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By the polycirculant conjecture, every vertex-transitive graph is a polycirculant graph (D. Marusic 1981 and D. Jordan 1988). There are two papers that claim to prove this conjecture: 1. A. Golubchik, "On the polycirculant conjecture", available on http://arxiv.org/abs/math.GM/0204209, April 2002. 2. E. Mwambene, "A proof of the polycirculant conjecture", available on http://arxiv.org/abs/math/0506617, Jun 2005. But I find some papers that proved the conjecture in special cases, after 2005. For example (a) Every vertex-transitive graph of valency four is a polycirculant (E. Dobson et.al 2007) (b) All vertex-transitive locally-quasiprimitive graphs have a semiregular automorphism (M. Giudici and J. Xu 2007). (c) Every connected distance-transitive graph admits a semiregular automorphism (K. Kuntar and P.Sparl 2010).

So I want to know that the polycirculat conjecture is proved or not?

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It is a general policy on MO not to ask about correctness of preprints claiming to prove hard conjectures. The paper math.GM/0204209 is almost surely false for it also claims a simple proof of the Feit-Thompson theorem (in 32 pages!). The paper math/0506617 does not appear to have been published in seven years. But if you want to know if the conjecture is proved or not is I suppose a reasonable, on-topic question. –  David Roberts Nov 5 '12 at 9:19
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David, I didn't know about this MO policy. I've seen a few questions on MO concerning arXiv preprints and they've often received a very large amount of interest. So long as these questions are asked in a respectful fashion, then it seems to me that MO is a reasonable place for them. (However if there's an official MO policy against such questions, then of course we should abide by that.) –  Nick Gill Nov 5 '12 at 11:24
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I think David Roberts is referring to various discussions on meta. See tea.mathoverflow.net/discussion/1422/… and the references therein, and also tea.mathoverflow.net/discussion/1447/3/… . –  HJRW Nov 5 '12 at 12:48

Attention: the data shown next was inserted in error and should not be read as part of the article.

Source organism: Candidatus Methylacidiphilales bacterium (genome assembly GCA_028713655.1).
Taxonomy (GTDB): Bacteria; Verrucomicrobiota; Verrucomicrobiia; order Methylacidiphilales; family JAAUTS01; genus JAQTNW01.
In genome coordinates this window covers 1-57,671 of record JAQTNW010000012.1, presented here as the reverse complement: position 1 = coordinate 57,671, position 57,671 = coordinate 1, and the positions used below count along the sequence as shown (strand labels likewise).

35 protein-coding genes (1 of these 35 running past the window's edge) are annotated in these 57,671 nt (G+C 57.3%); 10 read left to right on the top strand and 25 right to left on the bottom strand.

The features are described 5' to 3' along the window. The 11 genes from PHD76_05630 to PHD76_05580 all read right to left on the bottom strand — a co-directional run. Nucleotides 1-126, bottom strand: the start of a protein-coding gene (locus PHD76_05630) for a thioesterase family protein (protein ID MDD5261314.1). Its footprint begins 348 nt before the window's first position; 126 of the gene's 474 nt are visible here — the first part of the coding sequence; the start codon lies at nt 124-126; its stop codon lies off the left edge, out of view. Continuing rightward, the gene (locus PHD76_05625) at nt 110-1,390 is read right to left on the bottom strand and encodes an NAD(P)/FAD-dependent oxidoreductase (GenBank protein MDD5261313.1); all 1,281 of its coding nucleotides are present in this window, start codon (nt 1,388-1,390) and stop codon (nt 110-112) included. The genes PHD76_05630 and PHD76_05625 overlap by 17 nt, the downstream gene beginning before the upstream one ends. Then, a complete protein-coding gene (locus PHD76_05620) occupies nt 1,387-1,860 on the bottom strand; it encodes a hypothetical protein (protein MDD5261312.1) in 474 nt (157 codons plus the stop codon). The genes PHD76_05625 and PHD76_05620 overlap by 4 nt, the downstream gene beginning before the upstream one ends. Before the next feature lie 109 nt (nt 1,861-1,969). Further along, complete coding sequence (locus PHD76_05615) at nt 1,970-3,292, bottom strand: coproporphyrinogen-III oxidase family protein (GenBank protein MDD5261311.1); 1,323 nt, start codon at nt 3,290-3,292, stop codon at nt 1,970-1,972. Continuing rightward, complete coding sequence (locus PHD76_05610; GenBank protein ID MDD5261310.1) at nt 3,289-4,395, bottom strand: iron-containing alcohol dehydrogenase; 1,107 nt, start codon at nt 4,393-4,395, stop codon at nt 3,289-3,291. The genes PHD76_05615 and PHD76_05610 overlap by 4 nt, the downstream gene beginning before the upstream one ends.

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1 Answer

up vote 12 down vote accepted

The Conjecture is still open.

Lemma 5 of math.GM/0204209 is false. For example, any primitive group on a prime number of points is a counterexample.

Lemma 6 of math/0506617 is also false. Any transitive permutation group without a derangement of prime order satisfies the hypotheses and does not contain a semiregular element. (Any semiregular element has a power that is stil semiregular and of prime order.) Such groups exist, such as $M_{11}$ acting on the twelve points.

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Many thanks for your exact answer. –  majid arezoomand Nov 5 '12 at 15:14
    
Can you give me more counterexamples to show that the lemma 5 of math. GM/0204209 is false? –  majid arezoomand Nov 5 '12 at 19:03
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How many counterexamples does it take to prove that a lemma is false? –  Gerry Myerson Nov 5 '12 at 22:27
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$A_5$ acting on 10 points is another counterexample. –  Michael Giudici Nov 6 '12 at 6:04
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Another counterexample: $M_{22}$ on 22 points is a counterexample to Lemma 5 of math.GM/0204209 . (As Gerry Myerson noted, this is overkill. However, I'm interested in the sporadic simple groups and this is a way to use one of them.) –  DavidLHarden Nov 10 '12 at 2:20
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